Assam turns down hog demand from Bengal
The Assam forest department has turned down a request from Bengal for pygmy hogs. Last year, it had rejected a similar request for rhinos.
The West Bengal forest department had decided to reintroduce pygmy hogs in the grasslands of the Gorumara National Park in north Bengal after the Zoological Survey of India’s (ZSI) recommendation on its feasibility.
The Bengal forest department had requested for four males and eight females. The pygmy hog (Porcula salvania) is the world’s rarest wild hog and the most endangered.
The International Union for Conservation of Nature (IUCN), in fact, has categorised the pygmy hog as “critically endangered” and is also listed in Schedule I of the Wildlife (Protection) Act.
“We do not have adequate number of hogs till 2014 to give Bengal,” Assam chief wildlife warden Suresh Chand told The Telegraph. Chand said this was based on the information provided by the Pygmy Hog Conservation Programme (PHCP), a collaborative project of Durrell with IUCN/SSC Pigs Peccaries and Hippos Specialist Group, Assam forest department and ministry of environment and forests.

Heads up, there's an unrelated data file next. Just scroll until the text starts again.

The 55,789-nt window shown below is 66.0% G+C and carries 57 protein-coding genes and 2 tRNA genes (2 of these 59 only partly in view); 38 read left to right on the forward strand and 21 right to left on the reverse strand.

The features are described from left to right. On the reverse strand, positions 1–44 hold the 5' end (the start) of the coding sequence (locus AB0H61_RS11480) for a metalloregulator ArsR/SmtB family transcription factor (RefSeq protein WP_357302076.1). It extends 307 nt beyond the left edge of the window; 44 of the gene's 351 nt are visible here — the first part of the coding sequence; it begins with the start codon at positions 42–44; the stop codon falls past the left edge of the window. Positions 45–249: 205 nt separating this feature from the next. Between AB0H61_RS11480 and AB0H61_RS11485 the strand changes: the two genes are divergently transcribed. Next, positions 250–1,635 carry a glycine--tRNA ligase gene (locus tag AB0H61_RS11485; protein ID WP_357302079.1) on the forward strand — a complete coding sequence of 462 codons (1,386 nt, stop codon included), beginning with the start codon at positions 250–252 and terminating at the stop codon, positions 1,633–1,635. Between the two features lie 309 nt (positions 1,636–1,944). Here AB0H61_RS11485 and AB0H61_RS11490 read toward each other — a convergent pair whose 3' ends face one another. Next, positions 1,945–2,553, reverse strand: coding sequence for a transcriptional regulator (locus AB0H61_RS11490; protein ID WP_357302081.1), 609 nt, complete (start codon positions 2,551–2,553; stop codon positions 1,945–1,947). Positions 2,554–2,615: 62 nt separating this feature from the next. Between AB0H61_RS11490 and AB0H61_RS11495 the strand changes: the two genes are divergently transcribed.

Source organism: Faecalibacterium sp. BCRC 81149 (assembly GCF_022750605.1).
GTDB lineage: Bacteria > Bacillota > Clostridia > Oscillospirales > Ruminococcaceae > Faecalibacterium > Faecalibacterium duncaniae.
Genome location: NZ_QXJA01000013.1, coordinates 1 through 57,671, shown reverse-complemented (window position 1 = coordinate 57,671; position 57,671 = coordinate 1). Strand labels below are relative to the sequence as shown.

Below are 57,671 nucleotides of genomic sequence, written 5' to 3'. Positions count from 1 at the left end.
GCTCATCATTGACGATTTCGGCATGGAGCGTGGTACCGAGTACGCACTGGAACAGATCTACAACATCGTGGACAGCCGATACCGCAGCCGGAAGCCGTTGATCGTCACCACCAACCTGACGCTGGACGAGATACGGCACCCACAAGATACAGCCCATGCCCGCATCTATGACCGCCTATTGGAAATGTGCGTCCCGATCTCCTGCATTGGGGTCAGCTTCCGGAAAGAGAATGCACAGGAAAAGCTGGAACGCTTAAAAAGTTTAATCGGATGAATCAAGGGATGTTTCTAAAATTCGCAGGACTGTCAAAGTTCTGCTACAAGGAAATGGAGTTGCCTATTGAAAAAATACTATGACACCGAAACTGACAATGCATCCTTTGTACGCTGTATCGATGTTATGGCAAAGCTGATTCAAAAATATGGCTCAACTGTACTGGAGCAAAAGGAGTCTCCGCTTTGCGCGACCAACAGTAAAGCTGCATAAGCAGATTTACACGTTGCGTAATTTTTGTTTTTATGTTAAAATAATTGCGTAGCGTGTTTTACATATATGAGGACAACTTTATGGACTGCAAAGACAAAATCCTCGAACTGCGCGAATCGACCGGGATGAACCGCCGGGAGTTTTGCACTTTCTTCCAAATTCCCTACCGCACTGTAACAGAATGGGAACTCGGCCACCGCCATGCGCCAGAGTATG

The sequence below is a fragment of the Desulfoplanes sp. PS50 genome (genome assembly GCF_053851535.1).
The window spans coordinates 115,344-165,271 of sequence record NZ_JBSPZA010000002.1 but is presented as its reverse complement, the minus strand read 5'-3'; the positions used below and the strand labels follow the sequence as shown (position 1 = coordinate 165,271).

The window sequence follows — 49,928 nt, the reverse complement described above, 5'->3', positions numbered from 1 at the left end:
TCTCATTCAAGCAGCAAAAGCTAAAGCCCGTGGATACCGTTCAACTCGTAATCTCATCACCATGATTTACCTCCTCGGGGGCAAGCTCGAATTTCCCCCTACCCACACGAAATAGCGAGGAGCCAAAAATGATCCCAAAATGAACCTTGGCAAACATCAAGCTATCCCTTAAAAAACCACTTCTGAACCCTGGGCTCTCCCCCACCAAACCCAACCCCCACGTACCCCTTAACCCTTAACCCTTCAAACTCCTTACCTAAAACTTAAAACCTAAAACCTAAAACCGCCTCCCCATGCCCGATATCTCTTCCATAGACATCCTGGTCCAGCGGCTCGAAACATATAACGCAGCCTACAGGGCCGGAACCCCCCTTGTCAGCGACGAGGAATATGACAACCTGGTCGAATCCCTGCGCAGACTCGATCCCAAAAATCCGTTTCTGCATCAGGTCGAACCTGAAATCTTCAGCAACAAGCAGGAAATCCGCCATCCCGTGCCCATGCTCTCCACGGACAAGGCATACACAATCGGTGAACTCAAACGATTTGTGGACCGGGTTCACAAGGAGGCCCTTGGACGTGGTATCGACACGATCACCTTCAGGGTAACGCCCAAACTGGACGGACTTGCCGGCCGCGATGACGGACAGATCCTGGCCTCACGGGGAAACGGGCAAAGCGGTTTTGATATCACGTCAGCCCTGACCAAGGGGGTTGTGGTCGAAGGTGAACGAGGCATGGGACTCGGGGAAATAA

“They (PHCP) had told us that it has to be done under a joint collaborative programme between Assam and West Bengal involving all stakeholders,” Chand said.
Gautam Narayan, the programme project director, said a lot of studies, including habitat, have to be done before it can be released in another place. “We have already released 60 hogs at Sonai-Rupai wildlife sanctuary and Orang National Park,” he said.
Narayan said the programme began in 1996 when six pygmy hogs were captured from Manas National Park and now their number is 60, which is a good increase from the founder population captured from the wild.
Narayan said they have got permission from the forest department to capture a few hogs from Manas as the condition is now improving. The 2011 mission report of the Unesco and World Heritage Convention on Manas said the population estimates vary from 200-300 to 1,000, but are likely at the lower end of that range.
Last year, Bengal had requested for 20 female rhinos from Assam but that was also turned down.
The main threats to survival of pygmy hog are loss and degradation of habitat because of human settlements, agricultural encroachments, dry-season burning, livestock grazing, commercial forestry and flood control schemes.
The pygmy hog wild population is now only restricted to Manas in the world.